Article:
“Tucked Blouse Brightens Spring Suit” Daily Telegraph, 8 Ja. 1945, p.2.
“Tucked Blouse Brightens Spring Suit” Daily Telegraph, 8 Ja. 1945, p.2. The Telegraph Historical Archive,

Wartime Rules Lifted

The end of WWII also saw fashions changing, as regulations were dropped. Peacetime marked the return of older ways of styling which were practised prior to WWII but got banned during the war. For instance this article highlights the lift on the ban of the ‘large bellows patch pockets’ with ample pleats on Amy and A.T.S. officers’ uniforms, which during the war were forbidden and replaced by the introduction of a more ‘austere style’. This reiterates the idea that fashion trends are repetitive and cyclical.

Indeed, some of today’s fashion trends, such as high-waisted, pleated skirts, have previously been fashionable, and are now just re-emerged in today’s trends, unsurprisingly known as ‘vintage style’ high-waisted skirts!

“Army Uniform Styles Again.” Daily Telegraph, 11 Jan. 1945, p. 5. The Telegraph Historical Archive,

Biker Jackets and the Youth

From the late 1940s to the mid-1960s the fashion industry had been receiving and embracing global influence to generate growth. The popularity of motorcycling or bike racing sport in America in the late 1960s could have been seen as what significantly influenced the mostly black industrial cowboy jacket trend among the youth.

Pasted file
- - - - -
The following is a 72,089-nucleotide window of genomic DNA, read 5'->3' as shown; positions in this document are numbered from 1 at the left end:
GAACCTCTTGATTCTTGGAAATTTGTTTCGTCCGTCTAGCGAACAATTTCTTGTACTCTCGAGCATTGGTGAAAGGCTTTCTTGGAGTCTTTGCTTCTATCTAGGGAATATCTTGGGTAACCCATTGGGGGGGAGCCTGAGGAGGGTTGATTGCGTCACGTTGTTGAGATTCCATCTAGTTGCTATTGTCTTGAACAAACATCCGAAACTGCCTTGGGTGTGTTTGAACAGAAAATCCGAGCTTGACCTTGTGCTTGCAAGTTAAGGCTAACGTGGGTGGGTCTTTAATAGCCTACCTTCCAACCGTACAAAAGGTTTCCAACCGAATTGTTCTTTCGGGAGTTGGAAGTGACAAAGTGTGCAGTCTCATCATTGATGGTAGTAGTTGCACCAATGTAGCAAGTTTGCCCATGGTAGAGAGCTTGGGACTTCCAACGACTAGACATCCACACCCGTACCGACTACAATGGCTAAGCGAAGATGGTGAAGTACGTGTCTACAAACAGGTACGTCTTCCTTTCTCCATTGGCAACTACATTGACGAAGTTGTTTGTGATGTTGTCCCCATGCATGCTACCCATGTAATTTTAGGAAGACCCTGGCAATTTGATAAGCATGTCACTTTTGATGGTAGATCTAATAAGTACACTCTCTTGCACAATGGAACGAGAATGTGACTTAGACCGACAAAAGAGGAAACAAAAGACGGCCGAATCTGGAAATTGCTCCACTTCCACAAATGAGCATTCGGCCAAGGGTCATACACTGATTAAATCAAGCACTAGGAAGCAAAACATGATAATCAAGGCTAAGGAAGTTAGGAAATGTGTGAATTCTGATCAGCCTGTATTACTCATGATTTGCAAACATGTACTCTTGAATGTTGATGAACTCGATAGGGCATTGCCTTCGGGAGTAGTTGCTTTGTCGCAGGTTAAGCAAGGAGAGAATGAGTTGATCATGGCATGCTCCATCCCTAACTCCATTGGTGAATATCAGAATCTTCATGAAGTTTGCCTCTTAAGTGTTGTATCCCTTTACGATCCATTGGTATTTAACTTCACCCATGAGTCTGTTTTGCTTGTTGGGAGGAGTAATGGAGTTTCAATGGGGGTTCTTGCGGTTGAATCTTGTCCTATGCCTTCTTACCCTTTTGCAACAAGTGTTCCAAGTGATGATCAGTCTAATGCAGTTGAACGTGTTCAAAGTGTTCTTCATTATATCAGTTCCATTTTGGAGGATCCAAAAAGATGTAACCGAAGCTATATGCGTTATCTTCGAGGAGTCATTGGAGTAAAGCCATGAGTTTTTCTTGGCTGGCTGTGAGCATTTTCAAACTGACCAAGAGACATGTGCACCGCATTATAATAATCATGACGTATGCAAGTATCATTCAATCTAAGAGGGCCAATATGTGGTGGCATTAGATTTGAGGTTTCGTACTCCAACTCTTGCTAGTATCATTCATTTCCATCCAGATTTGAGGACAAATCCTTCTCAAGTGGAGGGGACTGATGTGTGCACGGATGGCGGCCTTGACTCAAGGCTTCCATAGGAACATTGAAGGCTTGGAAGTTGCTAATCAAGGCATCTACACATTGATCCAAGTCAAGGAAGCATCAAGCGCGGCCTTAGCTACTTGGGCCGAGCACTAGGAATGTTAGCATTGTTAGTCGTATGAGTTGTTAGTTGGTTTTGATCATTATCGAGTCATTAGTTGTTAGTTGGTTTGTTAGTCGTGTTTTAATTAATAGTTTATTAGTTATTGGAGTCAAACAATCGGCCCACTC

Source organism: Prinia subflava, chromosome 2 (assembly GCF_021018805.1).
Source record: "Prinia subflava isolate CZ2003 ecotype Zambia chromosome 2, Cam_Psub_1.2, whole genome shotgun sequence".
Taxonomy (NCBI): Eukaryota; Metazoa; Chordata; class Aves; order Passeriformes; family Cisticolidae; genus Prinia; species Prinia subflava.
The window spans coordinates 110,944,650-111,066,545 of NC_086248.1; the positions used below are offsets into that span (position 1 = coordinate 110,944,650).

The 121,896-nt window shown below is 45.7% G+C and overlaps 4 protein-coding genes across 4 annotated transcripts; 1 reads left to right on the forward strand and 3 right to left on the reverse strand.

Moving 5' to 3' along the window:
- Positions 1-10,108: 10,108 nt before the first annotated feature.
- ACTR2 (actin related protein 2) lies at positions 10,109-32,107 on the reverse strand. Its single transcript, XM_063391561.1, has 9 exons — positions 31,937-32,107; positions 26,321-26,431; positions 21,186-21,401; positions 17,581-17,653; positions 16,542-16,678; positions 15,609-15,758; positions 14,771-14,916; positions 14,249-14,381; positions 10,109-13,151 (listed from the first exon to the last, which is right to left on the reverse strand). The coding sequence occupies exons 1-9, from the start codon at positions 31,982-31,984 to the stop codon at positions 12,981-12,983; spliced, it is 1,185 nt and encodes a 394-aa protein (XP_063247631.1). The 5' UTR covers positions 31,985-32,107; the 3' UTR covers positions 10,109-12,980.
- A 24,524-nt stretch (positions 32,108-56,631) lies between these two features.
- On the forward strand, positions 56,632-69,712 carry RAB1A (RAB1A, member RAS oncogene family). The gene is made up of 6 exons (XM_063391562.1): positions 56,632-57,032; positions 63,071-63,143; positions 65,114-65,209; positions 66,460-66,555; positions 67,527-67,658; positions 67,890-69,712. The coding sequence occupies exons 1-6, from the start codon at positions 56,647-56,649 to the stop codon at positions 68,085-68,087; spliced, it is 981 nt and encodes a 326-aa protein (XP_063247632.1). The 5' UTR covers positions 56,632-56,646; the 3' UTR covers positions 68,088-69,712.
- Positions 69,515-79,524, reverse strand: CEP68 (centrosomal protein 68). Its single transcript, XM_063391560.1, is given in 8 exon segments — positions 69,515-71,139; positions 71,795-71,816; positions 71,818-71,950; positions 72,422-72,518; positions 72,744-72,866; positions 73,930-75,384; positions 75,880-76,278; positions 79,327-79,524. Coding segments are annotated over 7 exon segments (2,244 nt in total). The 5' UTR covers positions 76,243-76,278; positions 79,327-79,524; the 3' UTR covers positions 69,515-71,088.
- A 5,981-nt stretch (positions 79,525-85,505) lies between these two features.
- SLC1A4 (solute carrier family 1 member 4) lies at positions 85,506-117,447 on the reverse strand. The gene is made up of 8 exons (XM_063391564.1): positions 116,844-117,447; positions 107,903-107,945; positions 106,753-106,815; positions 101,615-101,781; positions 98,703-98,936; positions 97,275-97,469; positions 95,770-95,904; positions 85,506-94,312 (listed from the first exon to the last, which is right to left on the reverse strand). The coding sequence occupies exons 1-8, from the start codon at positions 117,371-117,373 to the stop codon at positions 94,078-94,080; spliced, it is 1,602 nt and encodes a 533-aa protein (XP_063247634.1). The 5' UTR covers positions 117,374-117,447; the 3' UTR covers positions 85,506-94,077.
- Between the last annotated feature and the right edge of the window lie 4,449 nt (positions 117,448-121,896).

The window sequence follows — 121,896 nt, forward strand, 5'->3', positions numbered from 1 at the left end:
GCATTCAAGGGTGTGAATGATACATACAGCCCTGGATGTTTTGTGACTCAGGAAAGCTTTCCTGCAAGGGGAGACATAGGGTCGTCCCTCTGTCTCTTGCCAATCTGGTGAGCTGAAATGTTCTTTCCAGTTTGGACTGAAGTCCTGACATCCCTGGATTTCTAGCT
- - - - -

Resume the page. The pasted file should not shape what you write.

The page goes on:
During this period (and arguably in all periods!), fashion influenced people’s lifestyles and vice versa – how they lived their lives, whom they spent their time with, the kinds of hobbies that people did. People were judged by others based on what they wore, the places they hung out, in or around. For instance, the Daily Telegraph Reporter article from 1961 below, stated that motorcyclists were usually found at coffee bars. Thus, fashion created identity and a sense of belonging through association, whether good or bad. Moreover, fashion could create a reputation for an individual or a group.

Daily Telegraph Reporter. ‘Challenge to Cowboys’ Daily Telegraph, 6 Mar 1961, p. 13
Daily Telegraph Reporter. ‘Challenge to Cowboys’ Daily Telegraph, 6 Mar 1961, p. 13. The Telegraph Historical Archive,

High Fashion Demand